Kingsman ace cashes in $5.3 million

November 12, 2012 — Features



In July, as nine players advanced to the World Series of Poker Final Table, Jesse Sylvia led the field with nearly 44 million chips, putting him in position to go the distance in October. (WSOP/Eddie Malluk)

Jesse Sylvia takes the runner-up’s prize after a marathon World Series of Poker final. Now, will he finish that math degree?

By Kevin Matthews

Whenever Jesse James Sylvia went home to Martha’s Vineyard during college, his area code flipped from 805 to 508. He always noticed numbers. As a child with what he describes as “slight OCD,” he would “do things in fours.”

“That’s cool if you knock on something three more times, but it can get you in trouble if you hit your sister and your mom yells at you and you’re like, ‘I’m going to have to do that three more times.’”

Sylvia, the last player to go bust at poker’s world championship early on Oct. 31, got to satisfy his craze over numbers for (count ’em) four years as a math major at CLU.

“The Math Department was amazing,” he said. “I think, to say that they helped me with poker – no, what they’re teaching is mathematically so much deeper than what poker requires of you.”

The 26-year-old took home the second-place prize of $5,295,145 from the World Series of Poker Main Event Final Table in Las Vegas, the culmination of a year of no limit Texas hold ’em and other poker games. The series took a long break in July when nine players emerged from a field of 6,598 entrants, with Sylvia as the leader in chips.

What Sylvia hasn’t yet taken home is a college degree, and he still wants it. He lacked one math course for graduation in the spring of 2008, he explained. Now he thinks of himself as a CLU graduate but wishes it were official.

“If I make a list of things that I need to get done in life, that’s probably the first one on the list,” he said in August, while preparing for his Final Table appearance and planning a move from Las Vegas to LA with his girlfriend.

It was during Sylvia’s college career that poker “went from a distraction to becoming a full-time job.” He paid cash to buy into tournaments, borrowing time on his roommate’s or another computer to play online.

One afternoon, he entered a series of simultaneous contests from a terminal in Pearson Library. By evening, he’d been knocked out of all but the biggest one, which had about 8,000 people who had paid $200 to play for a top prize of $200,000. Around 9:30 p.m. Sylvia, or someone at a nearby terminal, kicked a power cord, and two rows of computers went dead.

So, like any CLU student in a bind, he sprinted straight to his department. Friends who’d been tutoring there found him on a computer in the back room at closing time, deep in 52-card combat with about that number of players remaining. Sometime after midnight, the students were exchanging high-fives as Sylvia and two top opponents finalized a deal, a “chop” in poker jargon, to divvy up the money pot, leaving him with roughly $110,000.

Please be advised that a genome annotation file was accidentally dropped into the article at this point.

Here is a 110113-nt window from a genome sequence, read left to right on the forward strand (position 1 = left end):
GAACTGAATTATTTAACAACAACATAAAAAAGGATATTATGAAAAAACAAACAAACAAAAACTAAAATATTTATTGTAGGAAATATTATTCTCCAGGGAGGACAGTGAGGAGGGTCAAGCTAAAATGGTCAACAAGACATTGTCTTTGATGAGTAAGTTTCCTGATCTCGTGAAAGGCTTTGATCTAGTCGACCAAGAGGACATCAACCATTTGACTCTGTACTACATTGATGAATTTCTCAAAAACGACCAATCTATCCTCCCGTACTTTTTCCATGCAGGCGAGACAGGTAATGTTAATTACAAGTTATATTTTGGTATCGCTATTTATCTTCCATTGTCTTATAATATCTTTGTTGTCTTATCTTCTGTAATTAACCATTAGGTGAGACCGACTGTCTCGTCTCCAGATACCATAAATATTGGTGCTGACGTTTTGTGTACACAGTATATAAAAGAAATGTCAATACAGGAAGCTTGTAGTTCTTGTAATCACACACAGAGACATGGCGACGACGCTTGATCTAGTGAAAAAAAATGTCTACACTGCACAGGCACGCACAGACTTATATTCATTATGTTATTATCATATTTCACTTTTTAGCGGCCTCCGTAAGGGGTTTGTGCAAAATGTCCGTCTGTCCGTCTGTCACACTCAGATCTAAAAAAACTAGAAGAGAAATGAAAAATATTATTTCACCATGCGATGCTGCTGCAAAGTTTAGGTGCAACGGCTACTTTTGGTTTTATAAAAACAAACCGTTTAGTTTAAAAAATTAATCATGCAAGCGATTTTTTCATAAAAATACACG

“I’m writing out this deal with someone else, and I’m demanding two grand more because I feel like I’m entitled to that. It was just funny because the other math majors are getting the math behind it, but they’re just like, ‘This is ridiculous.’”

Math professor Karrolyne Fogel once did a double take when she heard an amount her student had won online. But she was not fazed this fall upon learning that he was going to the finals of the biggest event in professional poker.

“If I ever found out he was working some desk job someplace, then I would go, ‘What happened?’” she said.

The thing that stands out about Sylvia in Fogel’s memory is the haikus he wrote on his exams: exactly five, seven and five more syllables about the exam itself, or how he wished he’d studied for it more. He started writing the math-themed verses as a sophomore in her course on, yes, game theory, and his classmates took up the challenge with him in a course on algebraic curves.

Math students are regularly drawn to capstone projects on games and gambling, according to Fogel. She supervised one senior’s work on the dice game craps, while another took a purely scholarly interest in blackjack after attending a conference with her in Las Vegas. Sylvia did his capstone on voting theory, a subset of game theory, because he discovered that Fogel had expertise in that field.

“A lot of people when they think about math, think about numbers,” she said. “But it’s really more about methods of thinking and organizing information. And so strategies and how you analyze strategies and keep track of them is a very mathematical type of thing to be doing.

Knowing about the math behind poker allows Sylvia to respond to some situations quickly, he said. But other college subjects have meant as much to him. He came away from professor Marylie Gerson’s course on social psychology with the insight that people are not “special snowflakes.”

“People think similarly. Once you get into that mindset you can understand that your opponents aren’t thinking all that differently from you, and you can delve into what they’re thinking about in any given hand,” he said.

Fogel sees her former student as a lover of learning, not just “schooling”: “That’s what wins, is that curiosity about learning,” she said. “I don’t think he thinks he has all the answers. I didn’t see that when he was in school, and I haven’t seen anything in the news articles that makes me think that’s changed.”

As for his one outstanding math credit, Sylvia confessed that he has fantasized about “hiring some guy in India to do it for me [online], but I think I’m going to do it myself, especially now that I told you that.”

“It’s the kind of thing that feels like busywork, and I hate doing busywork,” he continued. “I’m really good, when I have something like that to do, at distracting myself with other things.”


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